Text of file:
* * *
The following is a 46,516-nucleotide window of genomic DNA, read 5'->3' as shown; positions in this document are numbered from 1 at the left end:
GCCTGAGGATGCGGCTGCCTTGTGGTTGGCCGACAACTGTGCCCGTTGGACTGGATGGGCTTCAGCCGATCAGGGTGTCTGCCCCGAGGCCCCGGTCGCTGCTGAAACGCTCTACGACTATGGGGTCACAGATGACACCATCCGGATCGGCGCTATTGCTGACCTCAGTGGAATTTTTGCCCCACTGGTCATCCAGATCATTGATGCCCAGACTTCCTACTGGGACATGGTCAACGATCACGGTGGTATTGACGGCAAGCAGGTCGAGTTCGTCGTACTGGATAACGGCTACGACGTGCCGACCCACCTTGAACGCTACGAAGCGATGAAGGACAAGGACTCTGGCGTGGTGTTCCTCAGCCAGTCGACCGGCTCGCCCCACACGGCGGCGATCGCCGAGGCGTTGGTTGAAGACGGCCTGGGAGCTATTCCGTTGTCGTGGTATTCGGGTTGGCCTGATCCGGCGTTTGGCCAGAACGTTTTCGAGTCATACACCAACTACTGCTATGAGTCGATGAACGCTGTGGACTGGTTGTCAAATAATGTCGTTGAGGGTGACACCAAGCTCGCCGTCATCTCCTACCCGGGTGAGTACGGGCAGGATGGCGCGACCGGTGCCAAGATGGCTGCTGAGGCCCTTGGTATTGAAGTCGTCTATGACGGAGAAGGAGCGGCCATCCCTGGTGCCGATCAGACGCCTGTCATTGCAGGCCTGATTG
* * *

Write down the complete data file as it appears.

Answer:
The following is a 46,516-nucleotide window of genomic DNA, read 5'->3' as shown; positions in this document are numbered from 1 at the left end:
GCCTGAGGATGCGGCTGCCTTGTGGTTGGCCGACAACTGTGCCCGTTGGACTGGATGGGCTTCAGCCGATCAGGGTGTCTGCCCCGAGGCCCCGGTCGCTGCTGAAACGCTCTACGACTATGGGGTCACAGATGACACCATCCGGATCGGCGCTATTGCTGACCTCAGTGGAATTTTTGCCCCACTGGTCATCCAGATCATTGATGCCCAGACTTCCTACTGGGACATGGTCAACGATCACGGTGGTATTGACGGCAAGCAGGTCGAGTTCGTCGTACTGGATAACGGCTACGACGTGCCGACCCACCTTGAACGCTACGAAGCGATGAAGGACAAGGACTCTGGCGTGGTGTTCCTCAGCCAGTCGACCGGCTCGCCCCACACGGCGGCGATCGCCGAGGCGTTGGTTGAAGACGGCCTGGGAGCTATTCCGTTGTCGTGGTATTCGGGTTGGCCTGATCCGGCGTTTGGCCAGAACGTTTTCGAGTCATACACCAACTACTGCTATGAGTCGATGAACGCTGTGGACTGGTTGTCAAATAATGTCGTTGAGGGTGACACCAAGCTCGCCGTCATCTCCTACCCGGGTGAGTACGGGCAGGATGGCGCGACCGGTGCCAAGATGGCTGCTGAGGCCCTTGGTATTGAAGTCGTCTATGACGGAGAAGGAGCGGCCATCCCTGGTGCCGATCAGACGCCTGTCATTGCAGGCCTGATTG